Now that we have the data extracted, let’s format it and save it to our project folder. We have been storing our extracted data to a variable called json. Let’s save the data in this variable to our project folder. You’ll notice earlier that we required the fs library. If you didn’t know what this was for, this library gives us access to our computer’s file system. Take a look at the code below to see how we write files to the file system.

var express = require('express');
var fs = require('fs');
var request = require('request');
var cheerio = require('cheerio');
var app     = express();

app.get('/scrape', function(req, res){

url = 'http://www.imdb.com/title/tt1229340/';

request(url, function(error, response, html){
    if(!error){
        var $ = cheerio.load(html);

    var title, release, rating;
    var json = { title : "", release : "", rating : ""};

    $('.header').filter(function(){
        var data = $(this);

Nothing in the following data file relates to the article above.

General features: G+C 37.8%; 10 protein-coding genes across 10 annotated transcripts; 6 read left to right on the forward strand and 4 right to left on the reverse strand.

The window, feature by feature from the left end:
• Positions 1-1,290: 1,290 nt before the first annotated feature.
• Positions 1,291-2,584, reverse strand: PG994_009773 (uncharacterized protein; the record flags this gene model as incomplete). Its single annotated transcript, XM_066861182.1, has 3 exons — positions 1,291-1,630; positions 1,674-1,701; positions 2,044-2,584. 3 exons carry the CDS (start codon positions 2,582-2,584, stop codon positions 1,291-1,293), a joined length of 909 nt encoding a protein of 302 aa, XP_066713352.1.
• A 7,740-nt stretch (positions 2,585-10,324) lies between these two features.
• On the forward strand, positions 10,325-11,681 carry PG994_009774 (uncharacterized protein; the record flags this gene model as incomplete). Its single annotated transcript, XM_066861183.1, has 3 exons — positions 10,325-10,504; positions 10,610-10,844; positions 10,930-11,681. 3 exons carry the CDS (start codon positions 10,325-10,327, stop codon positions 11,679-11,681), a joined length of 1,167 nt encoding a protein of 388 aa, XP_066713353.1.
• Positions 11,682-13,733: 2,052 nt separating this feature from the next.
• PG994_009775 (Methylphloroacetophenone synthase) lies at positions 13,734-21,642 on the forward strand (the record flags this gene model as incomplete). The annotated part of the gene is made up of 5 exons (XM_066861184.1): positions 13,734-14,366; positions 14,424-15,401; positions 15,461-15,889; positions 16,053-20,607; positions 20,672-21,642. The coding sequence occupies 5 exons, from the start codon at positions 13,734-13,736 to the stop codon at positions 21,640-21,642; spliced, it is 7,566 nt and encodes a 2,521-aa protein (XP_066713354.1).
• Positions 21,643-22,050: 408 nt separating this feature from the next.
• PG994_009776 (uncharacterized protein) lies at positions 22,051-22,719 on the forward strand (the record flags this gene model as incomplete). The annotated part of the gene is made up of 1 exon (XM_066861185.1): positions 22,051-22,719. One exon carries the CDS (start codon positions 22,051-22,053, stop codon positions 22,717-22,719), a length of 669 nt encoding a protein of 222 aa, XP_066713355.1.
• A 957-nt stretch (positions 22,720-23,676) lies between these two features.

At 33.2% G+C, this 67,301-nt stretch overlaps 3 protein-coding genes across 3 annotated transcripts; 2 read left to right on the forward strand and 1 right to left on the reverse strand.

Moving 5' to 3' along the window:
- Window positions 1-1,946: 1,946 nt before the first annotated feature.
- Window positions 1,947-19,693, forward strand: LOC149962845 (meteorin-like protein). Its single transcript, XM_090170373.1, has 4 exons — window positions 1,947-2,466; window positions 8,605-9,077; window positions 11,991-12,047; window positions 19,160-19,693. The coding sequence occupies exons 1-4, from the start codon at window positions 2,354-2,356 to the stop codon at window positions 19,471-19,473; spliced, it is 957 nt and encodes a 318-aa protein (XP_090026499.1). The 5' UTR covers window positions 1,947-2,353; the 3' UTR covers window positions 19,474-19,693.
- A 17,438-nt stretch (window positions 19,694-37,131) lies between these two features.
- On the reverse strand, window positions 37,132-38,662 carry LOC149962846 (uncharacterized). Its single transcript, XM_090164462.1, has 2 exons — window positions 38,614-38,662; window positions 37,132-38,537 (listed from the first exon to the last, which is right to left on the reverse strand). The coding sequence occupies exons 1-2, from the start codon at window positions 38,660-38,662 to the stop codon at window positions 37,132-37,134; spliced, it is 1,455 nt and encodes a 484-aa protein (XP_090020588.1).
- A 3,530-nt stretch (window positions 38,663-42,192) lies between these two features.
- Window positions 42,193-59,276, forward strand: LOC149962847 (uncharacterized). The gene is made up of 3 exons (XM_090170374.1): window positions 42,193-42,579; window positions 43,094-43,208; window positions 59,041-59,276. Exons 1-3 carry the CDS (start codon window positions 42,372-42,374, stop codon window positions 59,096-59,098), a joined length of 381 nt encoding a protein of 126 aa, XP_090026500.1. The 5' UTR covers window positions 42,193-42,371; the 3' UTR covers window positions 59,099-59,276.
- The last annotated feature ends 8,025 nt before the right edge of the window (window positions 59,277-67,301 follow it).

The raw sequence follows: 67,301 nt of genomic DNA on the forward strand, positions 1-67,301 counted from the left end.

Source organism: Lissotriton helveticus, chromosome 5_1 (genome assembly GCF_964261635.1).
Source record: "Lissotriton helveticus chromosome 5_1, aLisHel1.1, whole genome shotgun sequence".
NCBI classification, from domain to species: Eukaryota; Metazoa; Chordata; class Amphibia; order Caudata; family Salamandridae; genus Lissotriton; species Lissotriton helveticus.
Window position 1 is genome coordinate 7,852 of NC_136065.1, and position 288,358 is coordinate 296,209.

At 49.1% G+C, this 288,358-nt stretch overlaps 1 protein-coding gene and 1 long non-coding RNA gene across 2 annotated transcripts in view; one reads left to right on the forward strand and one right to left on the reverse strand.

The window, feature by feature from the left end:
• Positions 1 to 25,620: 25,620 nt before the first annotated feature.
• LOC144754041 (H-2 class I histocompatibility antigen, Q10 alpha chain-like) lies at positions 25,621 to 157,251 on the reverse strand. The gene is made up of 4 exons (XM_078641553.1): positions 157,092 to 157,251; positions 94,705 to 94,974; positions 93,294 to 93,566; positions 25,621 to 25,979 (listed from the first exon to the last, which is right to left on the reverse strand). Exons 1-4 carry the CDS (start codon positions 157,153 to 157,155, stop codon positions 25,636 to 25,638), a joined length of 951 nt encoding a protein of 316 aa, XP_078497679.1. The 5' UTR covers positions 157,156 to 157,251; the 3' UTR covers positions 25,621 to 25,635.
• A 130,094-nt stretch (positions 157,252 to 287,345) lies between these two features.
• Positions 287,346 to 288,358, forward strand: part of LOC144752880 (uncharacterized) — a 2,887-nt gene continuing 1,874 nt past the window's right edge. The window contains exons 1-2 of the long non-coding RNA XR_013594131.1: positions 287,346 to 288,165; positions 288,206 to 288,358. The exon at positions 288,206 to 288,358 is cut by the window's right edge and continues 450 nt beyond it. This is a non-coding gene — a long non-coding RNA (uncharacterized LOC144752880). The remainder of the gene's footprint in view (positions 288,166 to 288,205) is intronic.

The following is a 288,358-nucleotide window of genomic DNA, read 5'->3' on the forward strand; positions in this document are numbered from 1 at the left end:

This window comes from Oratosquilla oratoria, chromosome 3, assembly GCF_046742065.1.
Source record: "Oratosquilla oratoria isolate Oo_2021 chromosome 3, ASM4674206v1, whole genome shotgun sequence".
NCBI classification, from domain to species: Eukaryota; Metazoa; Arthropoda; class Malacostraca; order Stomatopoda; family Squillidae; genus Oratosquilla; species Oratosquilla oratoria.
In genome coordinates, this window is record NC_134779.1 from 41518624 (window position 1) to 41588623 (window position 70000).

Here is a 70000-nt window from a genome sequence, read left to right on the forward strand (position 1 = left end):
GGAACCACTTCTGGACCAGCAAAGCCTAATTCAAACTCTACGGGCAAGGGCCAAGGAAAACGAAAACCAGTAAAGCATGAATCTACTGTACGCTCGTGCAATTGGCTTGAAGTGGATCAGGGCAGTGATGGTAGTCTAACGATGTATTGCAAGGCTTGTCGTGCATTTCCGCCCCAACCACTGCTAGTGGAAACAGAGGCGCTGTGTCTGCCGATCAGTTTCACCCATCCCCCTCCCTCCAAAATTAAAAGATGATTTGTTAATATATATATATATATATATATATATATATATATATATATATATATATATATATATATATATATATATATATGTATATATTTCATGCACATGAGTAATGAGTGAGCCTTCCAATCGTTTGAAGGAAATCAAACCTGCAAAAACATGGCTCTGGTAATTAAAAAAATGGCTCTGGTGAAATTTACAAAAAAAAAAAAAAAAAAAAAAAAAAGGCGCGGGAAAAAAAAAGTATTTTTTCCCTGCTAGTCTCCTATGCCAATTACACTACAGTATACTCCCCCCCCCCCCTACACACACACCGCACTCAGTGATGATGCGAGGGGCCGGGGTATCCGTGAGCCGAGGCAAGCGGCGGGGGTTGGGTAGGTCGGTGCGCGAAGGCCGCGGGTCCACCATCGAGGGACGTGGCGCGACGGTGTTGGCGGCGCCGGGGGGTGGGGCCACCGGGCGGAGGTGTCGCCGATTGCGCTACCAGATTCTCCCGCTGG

title = data.children().first().text();            
        release = data.children().last().children().text();

        json.title = title;
        json.release = release;
    })

    $('.star-box-giga-star').filter(function(){
        var data = $(this);
        rating = data.text();

        json.rating = rating;
    })
}

// To write to the system we will use the built in 'fs' library.
// In this example we will pass 3 parameters to the writeFile function
// Parameter 1 :  output.json - this is what the created filename will be called
// Parameter 2 :  JSON.stringify(json, null, 4) - the data to write, here we do an extra step by calling JSON.stringify to make our JSON easier to read
// Parameter 3 :  callback function - a callback function to let us know the status of our function